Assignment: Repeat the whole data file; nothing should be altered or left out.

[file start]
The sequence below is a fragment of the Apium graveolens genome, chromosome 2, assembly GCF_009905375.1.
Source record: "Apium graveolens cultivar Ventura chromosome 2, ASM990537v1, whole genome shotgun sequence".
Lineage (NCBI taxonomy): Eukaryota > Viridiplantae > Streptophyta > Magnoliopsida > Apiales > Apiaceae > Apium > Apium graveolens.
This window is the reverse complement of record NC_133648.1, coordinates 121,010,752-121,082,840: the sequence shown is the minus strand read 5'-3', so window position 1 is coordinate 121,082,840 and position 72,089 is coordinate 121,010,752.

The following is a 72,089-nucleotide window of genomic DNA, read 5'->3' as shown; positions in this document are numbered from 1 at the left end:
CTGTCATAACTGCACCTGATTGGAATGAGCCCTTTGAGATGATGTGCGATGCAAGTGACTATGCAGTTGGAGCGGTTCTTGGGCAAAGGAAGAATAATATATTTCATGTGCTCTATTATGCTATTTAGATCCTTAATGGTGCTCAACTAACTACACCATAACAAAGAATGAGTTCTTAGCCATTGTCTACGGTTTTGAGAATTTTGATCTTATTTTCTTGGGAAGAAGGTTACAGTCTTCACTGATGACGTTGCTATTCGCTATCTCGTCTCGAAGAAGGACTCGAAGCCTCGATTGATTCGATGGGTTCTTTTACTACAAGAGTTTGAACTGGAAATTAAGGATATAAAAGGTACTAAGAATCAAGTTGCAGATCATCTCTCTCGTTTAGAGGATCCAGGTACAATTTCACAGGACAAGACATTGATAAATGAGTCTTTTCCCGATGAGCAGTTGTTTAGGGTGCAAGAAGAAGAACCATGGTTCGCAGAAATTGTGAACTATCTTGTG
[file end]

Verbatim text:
The sequence below is a fragment of the Apium graveolens genome, chromosome 2, assembly GCF_009905375.1.
Source record: "Apium graveolens cultivar Ventura chromosome 2, ASM990537v1, whole genome shotgun sequence".
Lineage (NCBI taxonomy): Eukaryota > Viridiplantae > Streptophyta > Magnoliopsida > Apiales > Apiaceae > Apium > Apium graveolens.
This window is the reverse complement of record NC_133648.1, coordinates 121,010,752-121,082,840: the sequence shown is the minus strand read 5'-3', so window position 1 is coordinate 121,082,840 and position 72,089 is coordinate 121,010,752.

The following is a 72,089-nucleotide window of genomic DNA, read 5'->3' as shown; positions in this document are numbered from 1 at the left end:
CTGTCATAACTGCACCTGATTGGAATGAGCCCTTTGAGATGATGTGCGATGCAAGTGACTATGCAGTTGGAGCGGTTCTTGGGCAAAGGAAGAATAATATATTTCATGTGCTCTATTATGCTATTTAGATCCTTAATGGTGCTCAACTAACTACACCATAACAAAGAATGAGTTCTTAGCCATTGTCTACGGTTTTGAGAATTTTGATCTTATTTTCTTGGGAAGAAGGTTACAGTCTTCACTGATGACGTTGCTATTCGCTATCTCGTCTCGAAGAAGGACTCGAAGCCTCGATTGATTCGATGGGTTCTTTTACTACAAGAGTTTGAACTGGAAATTAAGGATATAAAAGGTACTAAGAATCAAGTTGCAGATCATCTCTCTCGTTTAGAGGATCCAGGTACAATTTCACAGGACAAGACATTGATAAATGAGTCTTTTCCCGATGAGCAGTTGTTTAGGGTGCAAGAAGAAGAACCATGGTTCGCAGAAATTGTGAACTATCTTGTG